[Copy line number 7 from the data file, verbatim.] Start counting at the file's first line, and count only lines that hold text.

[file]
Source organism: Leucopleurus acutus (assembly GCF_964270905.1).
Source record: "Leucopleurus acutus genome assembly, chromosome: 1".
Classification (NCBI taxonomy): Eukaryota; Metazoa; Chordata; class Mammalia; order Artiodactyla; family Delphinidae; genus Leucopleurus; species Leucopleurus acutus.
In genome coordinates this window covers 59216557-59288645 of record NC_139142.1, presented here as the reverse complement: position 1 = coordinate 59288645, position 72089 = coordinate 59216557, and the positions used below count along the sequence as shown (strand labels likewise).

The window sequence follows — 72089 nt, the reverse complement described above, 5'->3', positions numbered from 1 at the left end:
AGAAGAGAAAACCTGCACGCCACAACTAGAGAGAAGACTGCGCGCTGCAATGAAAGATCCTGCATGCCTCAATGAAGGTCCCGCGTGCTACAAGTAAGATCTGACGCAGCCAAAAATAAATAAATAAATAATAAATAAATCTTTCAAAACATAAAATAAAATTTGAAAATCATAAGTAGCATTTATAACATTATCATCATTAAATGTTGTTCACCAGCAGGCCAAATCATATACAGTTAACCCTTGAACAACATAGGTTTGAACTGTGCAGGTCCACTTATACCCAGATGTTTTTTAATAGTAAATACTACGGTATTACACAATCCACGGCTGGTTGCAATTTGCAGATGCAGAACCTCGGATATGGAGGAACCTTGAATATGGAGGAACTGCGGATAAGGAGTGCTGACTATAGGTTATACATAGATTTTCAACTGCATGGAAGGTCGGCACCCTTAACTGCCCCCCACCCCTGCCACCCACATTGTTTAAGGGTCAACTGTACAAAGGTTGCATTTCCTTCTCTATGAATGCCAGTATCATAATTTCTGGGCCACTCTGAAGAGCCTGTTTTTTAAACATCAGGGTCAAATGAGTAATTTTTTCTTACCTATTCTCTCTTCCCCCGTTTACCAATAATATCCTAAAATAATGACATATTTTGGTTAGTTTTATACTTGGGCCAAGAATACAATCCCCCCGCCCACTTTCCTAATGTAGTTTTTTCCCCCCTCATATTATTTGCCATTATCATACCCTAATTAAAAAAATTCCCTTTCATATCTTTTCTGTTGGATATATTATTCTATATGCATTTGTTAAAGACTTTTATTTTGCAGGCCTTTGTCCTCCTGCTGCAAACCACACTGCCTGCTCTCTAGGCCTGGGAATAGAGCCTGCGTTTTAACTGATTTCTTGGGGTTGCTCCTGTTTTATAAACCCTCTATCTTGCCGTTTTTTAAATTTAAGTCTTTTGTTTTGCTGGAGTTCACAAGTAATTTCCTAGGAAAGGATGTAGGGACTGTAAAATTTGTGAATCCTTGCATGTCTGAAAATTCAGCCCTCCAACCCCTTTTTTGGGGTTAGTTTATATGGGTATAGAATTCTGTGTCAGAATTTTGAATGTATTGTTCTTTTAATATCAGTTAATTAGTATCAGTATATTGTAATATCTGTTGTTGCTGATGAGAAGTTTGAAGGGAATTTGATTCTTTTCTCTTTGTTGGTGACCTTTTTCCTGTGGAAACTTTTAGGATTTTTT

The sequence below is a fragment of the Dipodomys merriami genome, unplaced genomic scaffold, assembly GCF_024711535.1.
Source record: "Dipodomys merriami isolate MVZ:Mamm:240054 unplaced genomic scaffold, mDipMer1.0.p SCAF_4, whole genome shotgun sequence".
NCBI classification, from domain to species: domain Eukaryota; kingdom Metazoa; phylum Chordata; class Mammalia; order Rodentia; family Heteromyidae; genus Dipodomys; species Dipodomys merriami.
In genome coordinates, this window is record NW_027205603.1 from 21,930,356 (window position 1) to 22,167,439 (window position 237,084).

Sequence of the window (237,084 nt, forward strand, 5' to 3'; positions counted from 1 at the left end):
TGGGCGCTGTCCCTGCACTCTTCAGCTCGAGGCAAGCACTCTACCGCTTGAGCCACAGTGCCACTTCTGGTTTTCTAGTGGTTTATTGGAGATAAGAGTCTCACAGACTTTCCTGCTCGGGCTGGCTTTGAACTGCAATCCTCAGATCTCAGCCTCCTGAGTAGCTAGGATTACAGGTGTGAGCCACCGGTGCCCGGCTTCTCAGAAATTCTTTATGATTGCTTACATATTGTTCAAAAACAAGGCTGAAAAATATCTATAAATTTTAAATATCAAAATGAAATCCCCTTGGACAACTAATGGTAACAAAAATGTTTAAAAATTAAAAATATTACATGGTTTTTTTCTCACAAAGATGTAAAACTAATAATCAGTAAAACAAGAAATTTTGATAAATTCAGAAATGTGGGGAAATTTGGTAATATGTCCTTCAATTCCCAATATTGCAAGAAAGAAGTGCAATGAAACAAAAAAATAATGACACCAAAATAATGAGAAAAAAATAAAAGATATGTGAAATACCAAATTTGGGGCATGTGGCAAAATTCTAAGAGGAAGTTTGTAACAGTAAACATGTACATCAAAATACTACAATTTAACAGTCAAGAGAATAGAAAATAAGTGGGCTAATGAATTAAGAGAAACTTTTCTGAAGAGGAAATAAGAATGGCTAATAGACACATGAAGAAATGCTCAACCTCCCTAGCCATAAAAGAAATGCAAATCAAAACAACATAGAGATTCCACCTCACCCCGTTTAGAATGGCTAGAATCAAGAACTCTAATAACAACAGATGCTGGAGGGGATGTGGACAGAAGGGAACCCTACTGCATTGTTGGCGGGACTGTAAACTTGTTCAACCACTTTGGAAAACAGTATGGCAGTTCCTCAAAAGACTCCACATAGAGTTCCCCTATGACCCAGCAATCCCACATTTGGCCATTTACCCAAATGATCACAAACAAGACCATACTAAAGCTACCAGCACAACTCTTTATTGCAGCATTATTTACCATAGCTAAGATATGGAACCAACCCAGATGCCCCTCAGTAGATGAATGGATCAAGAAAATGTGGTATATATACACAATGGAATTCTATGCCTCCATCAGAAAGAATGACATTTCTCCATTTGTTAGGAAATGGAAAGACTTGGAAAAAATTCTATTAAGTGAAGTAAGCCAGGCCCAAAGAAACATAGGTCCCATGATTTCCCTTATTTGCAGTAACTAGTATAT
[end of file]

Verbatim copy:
The sequence below is a fragment of the Dipodomys merriami genome, unplaced genomic scaffold, assembly GCF_024711535.1.